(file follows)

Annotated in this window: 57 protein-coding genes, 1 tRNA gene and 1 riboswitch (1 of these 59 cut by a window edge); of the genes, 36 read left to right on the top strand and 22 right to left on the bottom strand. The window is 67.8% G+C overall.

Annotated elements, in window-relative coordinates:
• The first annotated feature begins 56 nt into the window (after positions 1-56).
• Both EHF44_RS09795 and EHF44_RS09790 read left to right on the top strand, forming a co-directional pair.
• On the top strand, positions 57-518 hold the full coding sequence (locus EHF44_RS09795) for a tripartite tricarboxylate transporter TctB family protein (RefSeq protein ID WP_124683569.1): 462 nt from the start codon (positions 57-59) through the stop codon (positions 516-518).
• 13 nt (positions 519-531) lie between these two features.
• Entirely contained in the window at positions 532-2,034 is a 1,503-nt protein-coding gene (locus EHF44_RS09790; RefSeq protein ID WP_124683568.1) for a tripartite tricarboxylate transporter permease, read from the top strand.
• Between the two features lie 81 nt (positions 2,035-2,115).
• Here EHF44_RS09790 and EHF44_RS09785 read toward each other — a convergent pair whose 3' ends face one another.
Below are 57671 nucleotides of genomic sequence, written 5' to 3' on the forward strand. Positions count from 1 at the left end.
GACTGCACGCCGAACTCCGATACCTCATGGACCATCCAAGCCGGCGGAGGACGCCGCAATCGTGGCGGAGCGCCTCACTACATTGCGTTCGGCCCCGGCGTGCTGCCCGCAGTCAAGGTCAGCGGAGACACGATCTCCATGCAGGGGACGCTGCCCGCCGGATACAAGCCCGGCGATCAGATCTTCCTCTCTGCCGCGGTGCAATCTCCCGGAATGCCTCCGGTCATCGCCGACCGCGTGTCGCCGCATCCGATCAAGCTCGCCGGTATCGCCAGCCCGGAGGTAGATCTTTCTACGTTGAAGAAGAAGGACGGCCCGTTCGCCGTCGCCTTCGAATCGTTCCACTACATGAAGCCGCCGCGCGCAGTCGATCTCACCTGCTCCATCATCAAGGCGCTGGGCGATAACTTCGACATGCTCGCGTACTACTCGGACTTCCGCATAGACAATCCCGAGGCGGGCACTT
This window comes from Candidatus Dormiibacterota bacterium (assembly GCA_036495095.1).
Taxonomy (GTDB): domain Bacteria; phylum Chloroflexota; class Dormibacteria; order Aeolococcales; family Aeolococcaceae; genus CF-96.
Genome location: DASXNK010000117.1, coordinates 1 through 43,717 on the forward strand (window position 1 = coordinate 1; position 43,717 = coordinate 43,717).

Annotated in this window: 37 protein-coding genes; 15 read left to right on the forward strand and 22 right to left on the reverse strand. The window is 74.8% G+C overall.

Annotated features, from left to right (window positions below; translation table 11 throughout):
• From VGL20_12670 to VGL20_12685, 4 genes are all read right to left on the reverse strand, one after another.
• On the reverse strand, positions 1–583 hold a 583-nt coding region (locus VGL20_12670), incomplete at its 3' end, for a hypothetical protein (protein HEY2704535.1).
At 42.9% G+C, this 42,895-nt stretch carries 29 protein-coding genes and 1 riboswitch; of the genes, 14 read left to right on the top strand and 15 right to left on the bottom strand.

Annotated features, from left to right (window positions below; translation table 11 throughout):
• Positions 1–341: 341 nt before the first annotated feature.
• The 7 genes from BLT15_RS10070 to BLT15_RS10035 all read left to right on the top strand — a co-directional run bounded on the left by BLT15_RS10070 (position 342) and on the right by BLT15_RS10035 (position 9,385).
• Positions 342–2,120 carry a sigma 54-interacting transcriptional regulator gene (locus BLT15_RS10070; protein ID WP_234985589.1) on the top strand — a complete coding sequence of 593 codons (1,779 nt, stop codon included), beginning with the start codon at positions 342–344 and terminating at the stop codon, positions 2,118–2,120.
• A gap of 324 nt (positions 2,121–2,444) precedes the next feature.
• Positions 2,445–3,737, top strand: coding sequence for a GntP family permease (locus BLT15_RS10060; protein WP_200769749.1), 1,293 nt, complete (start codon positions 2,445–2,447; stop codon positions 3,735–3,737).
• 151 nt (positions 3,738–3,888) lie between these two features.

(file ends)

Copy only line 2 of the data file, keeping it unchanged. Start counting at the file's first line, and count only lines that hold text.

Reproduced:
Annotated elements, in window-relative coordinates: